An estimated 16% of American workers derive at least some of their annual income from work from “gigs” – “secondary agitations” in which they choose (supposedly) work opportunities available on demand, usually through Internet-based platforms or applications, working when, where and for as long as they want. However, the practical reality for many construction workers is that these drivers, buyers, cleaners, social workers, designers and other freelancers often find themselves constrained by concentrated markets with limited work opportunities, surprising start-up costs, unexpected contractual and profit opportunities. Because gig workers are disproportionately low-income and people of color, and gig work is not guaranteed to pay minimum wage or overtime pay, the excessive business practices of gig-economy businesses have the greatest impact on already vulnerable worker populations.
Preventing gig worker abuse has been an enforcement priority for the current administration, particularly within the Department of Labor (see here, reversing an earlier DOL position) and National Labor Relations Board, but on September 15, 2022, the Federal Trade Commission (FTC) joined the effort by announcing its policy statement on gig work enforcement. The 17-page policy statement emphasizes that in addition to being workers, gig workers remain consumers, and therefore subject to FTC oversight and protection from unfair, deceptive, and anticompetitive business practices. The FTC highlights three major pitfalls of on-demand work:
- Control without liability: This refers to the appeal of gig work as a flexible opportunity, where workers control their working hours and conditions, when in reality, labor companies can prescribe and control the tasks of workers to a way that contradicts the promise of independence, or adopting algorithms to derive more revenue from customer payments than is disclosed to workers, without offering workers in return the protections that a traditional employment relationship provides (e.g. , right to organize, minimum wage and overtime, health and safety precautions, stable and predictable pay, reimbursement of business expenses). expenses, insurance).
- Reduced bargaining power: The decentralized working environment, the unavailability of the organization and the high turnover rate contribute to the reduction of the bargaining power of the workers against the small companies, some of which offer little transparency in the formulas of payment, when the work will be available, where they will have to perform it if they accept the gig, and if and how they will be evaluated.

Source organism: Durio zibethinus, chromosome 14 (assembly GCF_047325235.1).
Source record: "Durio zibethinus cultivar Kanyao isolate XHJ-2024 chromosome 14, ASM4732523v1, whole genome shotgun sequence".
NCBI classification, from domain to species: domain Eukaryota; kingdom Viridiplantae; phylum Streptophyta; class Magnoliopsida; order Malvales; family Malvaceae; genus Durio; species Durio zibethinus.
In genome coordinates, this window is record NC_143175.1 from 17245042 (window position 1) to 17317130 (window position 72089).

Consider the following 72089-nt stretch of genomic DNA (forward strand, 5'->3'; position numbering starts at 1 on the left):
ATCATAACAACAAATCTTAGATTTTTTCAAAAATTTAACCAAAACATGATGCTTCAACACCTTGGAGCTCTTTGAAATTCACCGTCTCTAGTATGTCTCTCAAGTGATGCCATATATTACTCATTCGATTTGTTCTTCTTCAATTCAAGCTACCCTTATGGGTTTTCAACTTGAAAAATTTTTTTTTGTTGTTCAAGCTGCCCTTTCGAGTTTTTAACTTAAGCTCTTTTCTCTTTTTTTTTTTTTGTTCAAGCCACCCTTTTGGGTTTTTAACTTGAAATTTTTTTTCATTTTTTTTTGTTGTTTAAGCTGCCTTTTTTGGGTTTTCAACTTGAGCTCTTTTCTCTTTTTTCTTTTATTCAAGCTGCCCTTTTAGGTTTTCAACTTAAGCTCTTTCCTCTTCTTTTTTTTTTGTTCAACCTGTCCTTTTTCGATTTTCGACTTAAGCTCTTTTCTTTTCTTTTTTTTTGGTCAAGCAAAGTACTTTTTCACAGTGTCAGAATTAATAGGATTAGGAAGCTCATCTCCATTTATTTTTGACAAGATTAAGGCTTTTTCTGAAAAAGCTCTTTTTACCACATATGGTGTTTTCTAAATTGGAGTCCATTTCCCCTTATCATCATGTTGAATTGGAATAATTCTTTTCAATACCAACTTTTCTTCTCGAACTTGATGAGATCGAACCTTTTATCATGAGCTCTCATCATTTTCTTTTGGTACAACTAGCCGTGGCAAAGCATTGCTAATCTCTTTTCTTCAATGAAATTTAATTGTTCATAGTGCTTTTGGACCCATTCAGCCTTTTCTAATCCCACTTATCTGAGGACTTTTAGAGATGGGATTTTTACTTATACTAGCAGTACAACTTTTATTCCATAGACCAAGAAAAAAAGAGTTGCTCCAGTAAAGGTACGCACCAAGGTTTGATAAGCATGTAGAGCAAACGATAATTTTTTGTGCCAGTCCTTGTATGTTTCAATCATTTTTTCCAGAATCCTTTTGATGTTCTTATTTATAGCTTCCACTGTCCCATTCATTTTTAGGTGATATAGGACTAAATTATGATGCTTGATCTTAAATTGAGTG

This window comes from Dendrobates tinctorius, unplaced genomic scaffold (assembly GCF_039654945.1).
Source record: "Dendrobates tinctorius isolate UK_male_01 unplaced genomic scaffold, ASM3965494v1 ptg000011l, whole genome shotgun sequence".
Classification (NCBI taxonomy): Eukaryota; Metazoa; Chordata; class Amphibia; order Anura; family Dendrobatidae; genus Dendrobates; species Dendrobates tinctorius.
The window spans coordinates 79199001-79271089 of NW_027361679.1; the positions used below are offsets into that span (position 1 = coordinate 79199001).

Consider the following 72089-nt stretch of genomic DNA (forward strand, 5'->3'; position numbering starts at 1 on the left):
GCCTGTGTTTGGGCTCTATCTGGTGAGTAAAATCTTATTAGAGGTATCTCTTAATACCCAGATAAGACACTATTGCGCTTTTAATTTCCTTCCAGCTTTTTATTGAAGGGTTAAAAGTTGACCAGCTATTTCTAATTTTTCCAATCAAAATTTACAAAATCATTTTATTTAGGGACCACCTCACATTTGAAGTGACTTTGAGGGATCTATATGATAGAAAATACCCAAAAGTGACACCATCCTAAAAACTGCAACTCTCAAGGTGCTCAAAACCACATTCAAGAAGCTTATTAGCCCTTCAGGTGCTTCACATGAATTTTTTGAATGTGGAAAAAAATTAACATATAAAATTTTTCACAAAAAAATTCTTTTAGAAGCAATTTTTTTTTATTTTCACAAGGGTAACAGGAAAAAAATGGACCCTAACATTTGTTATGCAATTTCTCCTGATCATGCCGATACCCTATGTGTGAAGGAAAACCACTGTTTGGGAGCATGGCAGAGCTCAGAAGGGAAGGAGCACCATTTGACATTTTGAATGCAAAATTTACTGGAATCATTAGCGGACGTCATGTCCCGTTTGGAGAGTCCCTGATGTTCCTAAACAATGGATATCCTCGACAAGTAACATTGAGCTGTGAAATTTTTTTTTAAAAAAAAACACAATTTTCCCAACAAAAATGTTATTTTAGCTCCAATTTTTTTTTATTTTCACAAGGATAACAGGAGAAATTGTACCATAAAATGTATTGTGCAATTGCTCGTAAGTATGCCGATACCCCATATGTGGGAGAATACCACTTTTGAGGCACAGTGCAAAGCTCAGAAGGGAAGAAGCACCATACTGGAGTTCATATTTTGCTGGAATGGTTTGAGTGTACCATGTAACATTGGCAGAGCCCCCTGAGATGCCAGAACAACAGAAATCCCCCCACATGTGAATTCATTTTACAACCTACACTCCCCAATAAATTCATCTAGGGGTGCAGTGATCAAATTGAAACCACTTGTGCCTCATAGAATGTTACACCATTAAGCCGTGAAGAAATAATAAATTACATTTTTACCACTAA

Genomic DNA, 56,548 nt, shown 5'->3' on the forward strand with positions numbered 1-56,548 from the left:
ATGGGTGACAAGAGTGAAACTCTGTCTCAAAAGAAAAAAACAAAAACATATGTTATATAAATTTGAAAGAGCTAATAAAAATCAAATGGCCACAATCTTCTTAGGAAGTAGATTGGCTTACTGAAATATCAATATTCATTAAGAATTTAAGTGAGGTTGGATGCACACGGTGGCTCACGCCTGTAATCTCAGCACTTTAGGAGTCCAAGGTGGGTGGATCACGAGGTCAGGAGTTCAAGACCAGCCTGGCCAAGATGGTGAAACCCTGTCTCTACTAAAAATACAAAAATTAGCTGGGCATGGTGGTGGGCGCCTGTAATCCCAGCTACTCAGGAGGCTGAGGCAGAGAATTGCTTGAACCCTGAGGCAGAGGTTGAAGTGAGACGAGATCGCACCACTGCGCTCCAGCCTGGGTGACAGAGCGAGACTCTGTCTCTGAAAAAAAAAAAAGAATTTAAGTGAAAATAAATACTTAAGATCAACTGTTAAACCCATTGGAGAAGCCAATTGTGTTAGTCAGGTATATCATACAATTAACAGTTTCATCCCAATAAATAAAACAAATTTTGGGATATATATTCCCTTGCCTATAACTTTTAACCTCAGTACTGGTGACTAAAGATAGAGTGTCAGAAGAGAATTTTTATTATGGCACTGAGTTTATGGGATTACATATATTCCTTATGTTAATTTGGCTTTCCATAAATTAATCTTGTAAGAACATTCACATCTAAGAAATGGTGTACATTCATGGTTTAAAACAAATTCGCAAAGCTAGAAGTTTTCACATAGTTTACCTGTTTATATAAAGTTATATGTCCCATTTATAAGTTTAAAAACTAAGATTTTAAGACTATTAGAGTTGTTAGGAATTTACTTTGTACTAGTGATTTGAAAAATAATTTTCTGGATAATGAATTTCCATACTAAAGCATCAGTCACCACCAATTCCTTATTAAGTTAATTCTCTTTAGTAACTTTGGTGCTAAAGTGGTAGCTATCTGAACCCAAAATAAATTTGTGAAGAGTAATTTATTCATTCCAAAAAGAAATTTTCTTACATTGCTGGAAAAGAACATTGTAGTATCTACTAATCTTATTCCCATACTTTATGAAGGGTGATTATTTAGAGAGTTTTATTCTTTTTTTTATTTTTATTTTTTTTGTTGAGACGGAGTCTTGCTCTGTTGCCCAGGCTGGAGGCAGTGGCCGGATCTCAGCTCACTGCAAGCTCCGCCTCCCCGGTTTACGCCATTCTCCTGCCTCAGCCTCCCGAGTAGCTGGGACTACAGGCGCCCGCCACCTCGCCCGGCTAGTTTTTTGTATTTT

- Concentrated markets: Markets populated by companies that operate online platforms are often concentrated, especially in urban centers, reducing the choice of suppliers for workers and customers. As a platform gains market dominance, it incentivizes workers to seek employment with that provider, reducing competition for workers’ services, acting as a barrier to market entrants and lowering wage rates.
The FTC notes its “vital role” in preventing practices that violate the protection of gig workers as consumers and in eliminating anti-competitive practices generally. The agency warned that it would use the full weight of its authority to enforce laws, such as the Sherman Act (15 USC § 1), the FTC Act (15 USC § 45), the Franchise Rule (16 CFR pt. 436), and the Business Opportunity Rule (16 CFR pt. 437), to penalize gig businesses that make false or misleading statements regarding salaries and start-up or training costs; agree to set wages with or not to hire competing workers; provide opaque remuneration criteria or present non-negotiable and unreasonable contracts that limit mobility or competition; or withhold wages from workers without their consent. Also in the agency’s sights are gig companies that engage in practices involving artificial intelligence or algorithm-based decision-making to govern how gigs are made available to audiences. workers, and how workers are paid, evaluated, monitored, and suspended or terminated from the platform, using undisclosed or arbitrary measures. The FTC also pointed to the impact of non-competition clauses in the gig economy on undermining free and fair labor markets, restricting workers’ ability to obtain competitive offers for their services, lowering wages and the deterioration of working conditions. The agency has expressed particular skepticism about the use of covenants in the gig economy without violating antitrust principles.
If the FTC files a lawsuit against a company for deceptive or unfair trade practices (and, by the end of 2021, more than 1,100 companies had received notices of criminal violations warning them of potential actions), the Commission can obtain an order prohibiting the unfair activity or anticompetitive practice, seek redress from consumers, and obtain civil penalties that now amount to $46,517 per violation (16 CFR § 1.98(e)). Additionally, collusive actions between gig businesses, such as wage-fixing agreements or non-poaching agreements, can be referred to the Department of Justice (DOJ) for criminal prosecution.
The policy announcement underscores this administration’s increased efforts to protect workers. Construction workers themselves are encouraged to report unfair trade practices (at ReportFraud.ftc.gov), while the FTC has confirmed its commitment to work on an interdisciplinary basis with the NLRB, DOL, DOJ and other other interested agencies to share information, uncover patterns of illegal practices and prosecute repeat offenders. Companies that retain workers through the gig economy model are encouraged to work with employment (and tax, data privacy and antitrust) councils to proactively audit their practices and put implement actions that reduce the risk of significant enforcement action in the future.